That word you're looking for, Ms. Marino? It's not "empowered." It's "uppity."



Wednesday, July 09, 2008


Rachelle at Living Between Wednesdays is getting married. And to celebrate, she's posted 30 Lois Lane covers about that very thing.

Best wishes to the happy couple!


Losin' It!

Despite the holiday weekend (cookout! shrimp boil! rampant alcohol consumption!), I managed to shave a couple more ounces off... or at least, I managed to attend my meeting in shorts this week, so it looked like I lost a little weight. Zero point four pounds, in fact! Just the weight of this plush sugar glider toy.

Mmm... sugar glider...

If only they made a sugar-and-cinnamon glider...


The Future Is Open, Charlie Brown

Mike Sterling has been collecting and posting about the different ways people have imagined the Peanuts gang growing up, and I have to say, as many times as I've laughed at Eric Schwartz's song, "Charliesomething," it's this option by Peter Gillis that really gets to me.


Tuesday, July 08, 2008

Someone Get This Man a Ferret.

The AP sez he needs one.

"Seriously... a cute little guy with a pink nose."


Return of the Munchkin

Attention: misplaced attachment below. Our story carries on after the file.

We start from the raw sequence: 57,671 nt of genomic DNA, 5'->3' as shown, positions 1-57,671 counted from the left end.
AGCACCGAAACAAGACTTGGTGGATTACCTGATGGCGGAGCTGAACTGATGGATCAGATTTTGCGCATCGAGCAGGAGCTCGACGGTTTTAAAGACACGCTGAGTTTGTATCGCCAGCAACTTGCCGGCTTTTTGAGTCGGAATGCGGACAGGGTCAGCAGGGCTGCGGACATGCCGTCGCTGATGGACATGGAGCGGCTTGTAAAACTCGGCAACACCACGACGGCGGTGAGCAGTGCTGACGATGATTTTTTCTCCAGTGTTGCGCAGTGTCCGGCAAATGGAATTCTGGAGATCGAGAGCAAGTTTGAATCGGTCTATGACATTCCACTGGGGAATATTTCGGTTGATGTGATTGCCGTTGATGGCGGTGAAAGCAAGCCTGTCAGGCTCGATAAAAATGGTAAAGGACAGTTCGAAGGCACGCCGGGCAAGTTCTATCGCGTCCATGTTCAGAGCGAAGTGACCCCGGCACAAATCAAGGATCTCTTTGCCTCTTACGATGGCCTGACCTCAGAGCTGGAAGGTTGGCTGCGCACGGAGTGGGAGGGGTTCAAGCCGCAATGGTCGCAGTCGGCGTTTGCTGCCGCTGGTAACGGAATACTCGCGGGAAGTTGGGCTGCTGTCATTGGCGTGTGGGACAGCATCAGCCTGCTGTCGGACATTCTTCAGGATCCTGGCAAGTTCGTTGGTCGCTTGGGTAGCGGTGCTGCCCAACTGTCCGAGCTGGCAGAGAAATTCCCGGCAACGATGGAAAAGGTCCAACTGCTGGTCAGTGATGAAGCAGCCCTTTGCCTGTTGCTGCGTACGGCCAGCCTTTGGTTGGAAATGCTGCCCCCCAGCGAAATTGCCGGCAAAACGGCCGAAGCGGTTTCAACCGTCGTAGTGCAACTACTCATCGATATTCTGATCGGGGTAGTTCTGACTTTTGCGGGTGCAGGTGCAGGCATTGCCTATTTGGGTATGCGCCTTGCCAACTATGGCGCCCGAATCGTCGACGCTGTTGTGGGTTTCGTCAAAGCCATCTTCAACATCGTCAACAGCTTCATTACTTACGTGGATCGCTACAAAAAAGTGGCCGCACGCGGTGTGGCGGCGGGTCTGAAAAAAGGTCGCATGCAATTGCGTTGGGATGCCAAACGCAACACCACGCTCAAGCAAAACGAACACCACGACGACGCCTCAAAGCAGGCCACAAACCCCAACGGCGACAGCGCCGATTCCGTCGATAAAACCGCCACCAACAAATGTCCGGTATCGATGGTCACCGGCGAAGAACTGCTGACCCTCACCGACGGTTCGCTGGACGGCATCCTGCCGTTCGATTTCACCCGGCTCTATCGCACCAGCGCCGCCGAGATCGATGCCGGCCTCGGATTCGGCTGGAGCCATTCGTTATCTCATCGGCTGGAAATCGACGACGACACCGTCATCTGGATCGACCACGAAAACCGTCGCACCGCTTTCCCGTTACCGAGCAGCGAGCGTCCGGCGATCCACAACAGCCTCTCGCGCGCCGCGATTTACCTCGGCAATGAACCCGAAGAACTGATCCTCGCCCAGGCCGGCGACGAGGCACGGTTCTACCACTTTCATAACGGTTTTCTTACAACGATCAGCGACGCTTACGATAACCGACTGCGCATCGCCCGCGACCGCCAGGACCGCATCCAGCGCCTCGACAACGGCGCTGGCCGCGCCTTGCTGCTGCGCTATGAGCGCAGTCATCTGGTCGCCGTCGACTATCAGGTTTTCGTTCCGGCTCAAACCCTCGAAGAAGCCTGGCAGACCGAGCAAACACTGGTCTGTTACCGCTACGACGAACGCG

Kevin asked if I ever received any response from my letter to Dunkin' Donuts. I did, almost immediately. Here's the (unsigned) letter they sent, dated June 2.

Thank you for sharing your comments. We always appreciate hearing from our customers. The intent of the online ad featuring Rachael Ray wearing a paisley silk scarf was to promote iced coffee. Given the surprising and truly unfortunate interpretation of this ad from some of our consumers, we decided to pull the ad and replace it with another as it is no longer serving its intended purpose, which was to simply promote our iced coffee---nothing more, nothing less.

At Dunkin' Donuts, we value all of our customers and remain steadfastly committed to making your experiences with us both memorable and pleasant. Thank you, again, for making us aware of your concerns; it is appreciated.

I didn't blog about it before because it gave me some mixed feelings. I felt at the time, and still do, that the proper response to Michele Malkin and her vicious crew is to say, "No. You people are idiots led by bullies, and we're not knuckling under."

At the same time, I understand where they're coming from. Once Malkin & Co. framed the image as Rachel Ray in a kaffeyeh, there was no getting around that that's how that ad would be viewed, both by the idiots who wanted to ban the ad and people like me who wanted to defend the ad. But Dunkin' Donuts doesn't buy ad time to stand up for freedom and diversity; very few companies do. They just want to sell their product.

While I would appreciate a stronger statement from Dunkin' Donuts along the lines of, "What are you, idiots?" I can't entirely fault them for pulling out of the fight altogether. I'm disappointed, but no longer angered. (At them, anyway. Malkin's ignorant fearmongering is a whole 'nother story.)